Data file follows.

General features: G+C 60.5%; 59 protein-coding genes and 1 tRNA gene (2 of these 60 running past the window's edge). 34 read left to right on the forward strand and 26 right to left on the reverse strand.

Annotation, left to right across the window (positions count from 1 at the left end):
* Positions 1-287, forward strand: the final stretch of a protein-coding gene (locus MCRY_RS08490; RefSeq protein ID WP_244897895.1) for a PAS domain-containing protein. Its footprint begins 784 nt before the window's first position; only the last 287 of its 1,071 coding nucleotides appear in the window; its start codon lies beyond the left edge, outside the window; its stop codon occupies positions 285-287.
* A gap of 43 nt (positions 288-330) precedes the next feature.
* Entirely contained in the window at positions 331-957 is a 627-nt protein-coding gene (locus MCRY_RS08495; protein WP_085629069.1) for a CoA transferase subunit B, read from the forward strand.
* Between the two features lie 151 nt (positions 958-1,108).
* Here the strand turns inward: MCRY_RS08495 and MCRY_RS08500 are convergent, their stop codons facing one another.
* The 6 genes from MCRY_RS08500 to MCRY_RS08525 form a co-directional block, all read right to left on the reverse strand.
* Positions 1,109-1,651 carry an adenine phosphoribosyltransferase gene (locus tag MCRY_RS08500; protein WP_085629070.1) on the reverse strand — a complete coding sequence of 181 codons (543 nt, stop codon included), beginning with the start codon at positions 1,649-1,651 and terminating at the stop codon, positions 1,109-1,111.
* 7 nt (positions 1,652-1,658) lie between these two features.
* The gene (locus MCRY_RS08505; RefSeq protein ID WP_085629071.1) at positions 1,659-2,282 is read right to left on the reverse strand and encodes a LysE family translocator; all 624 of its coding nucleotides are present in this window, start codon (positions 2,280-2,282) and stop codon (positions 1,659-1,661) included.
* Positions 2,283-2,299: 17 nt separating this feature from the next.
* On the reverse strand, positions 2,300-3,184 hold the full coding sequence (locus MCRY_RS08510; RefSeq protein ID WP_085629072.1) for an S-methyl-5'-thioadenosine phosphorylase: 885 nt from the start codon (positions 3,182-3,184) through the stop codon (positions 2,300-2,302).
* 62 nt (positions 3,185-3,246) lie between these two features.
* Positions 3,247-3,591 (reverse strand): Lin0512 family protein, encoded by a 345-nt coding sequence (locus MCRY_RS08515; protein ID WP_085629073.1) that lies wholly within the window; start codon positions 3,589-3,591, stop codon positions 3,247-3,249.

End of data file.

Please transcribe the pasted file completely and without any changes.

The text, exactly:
General features: G+C 60.5%; 59 protein-coding genes and 1 tRNA gene (2 of these 60 running past the window's edge). 34 read left to right on the forward strand and 26 right to left on the reverse strand.

Annotation, left to right across the window (positions count from 1 at the left end):
* Positions 1-287, forward strand: the final stretch of a protein-coding gene (locus MCRY_RS08490; RefSeq protein ID WP_244897895.1) for a PAS domain-containing protein. Its footprint begins 784 nt before the window's first position; only the last 287 of its 1,071 coding nucleotides appear in the window; its start codon lies beyond the left edge, outside the window; its stop codon occupies positions 285-287.
* A gap of 43 nt (positions 288-330) precedes the next feature.
* Entirely contained in the window at positions 331-957 is a 627-nt protein-coding gene (locus MCRY_RS08495; protein WP_085629069.1) for a CoA transferase subunit B, read from the forward strand.
* Between the two features lie 151 nt (positions 958-1,108).
* Here the strand turns inward: MCRY_RS08495 and MCRY_RS08500 are convergent, their stop codons facing one another.
* The 6 genes from MCRY_RS08500 to MCRY_RS08525 form a co-directional block, all read right to left on the reverse strand.
* Positions 1,109-1,651 carry an adenine phosphoribosyltransferase gene (locus tag MCRY_RS08500; protein WP_085629070.1) on the reverse strand — a complete coding sequence of 181 codons (543 nt, stop codon included), beginning with the start codon at positions 1,649-1,651 and terminating at the stop codon, positions 1,109-1,111.
* 7 nt (positions 1,652-1,658) lie between these two features.
* The gene (locus MCRY_RS08505; RefSeq protein ID WP_085629071.1) at positions 1,659-2,282 is read right to left on the reverse strand and encodes a LysE family translocator; all 624 of its coding nucleotides are present in this window, start codon (positions 2,280-2,282) and stop codon (positions 1,659-1,661) included.
* Positions 2,283-2,299: 17 nt separating this feature from the next.
* On the reverse strand, positions 2,300-3,184 hold the full coding sequence (locus MCRY_RS08510; RefSeq protein ID WP_085629072.1) for an S-methyl-5'-thioadenosine phosphorylase: 885 nt from the start codon (positions 3,182-3,184) through the stop codon (positions 2,300-2,302).
* 62 nt (positions 3,185-3,246) lie between these two features.
* Positions 3,247-3,591 (reverse strand): Lin0512 family protein, encoded by a 345-nt coding sequence (locus MCRY_RS08515; protein ID WP_085629073.1) that lies wholly within the window; start codon positions 3,589-3,591, stop codon positions 3,247-3,249.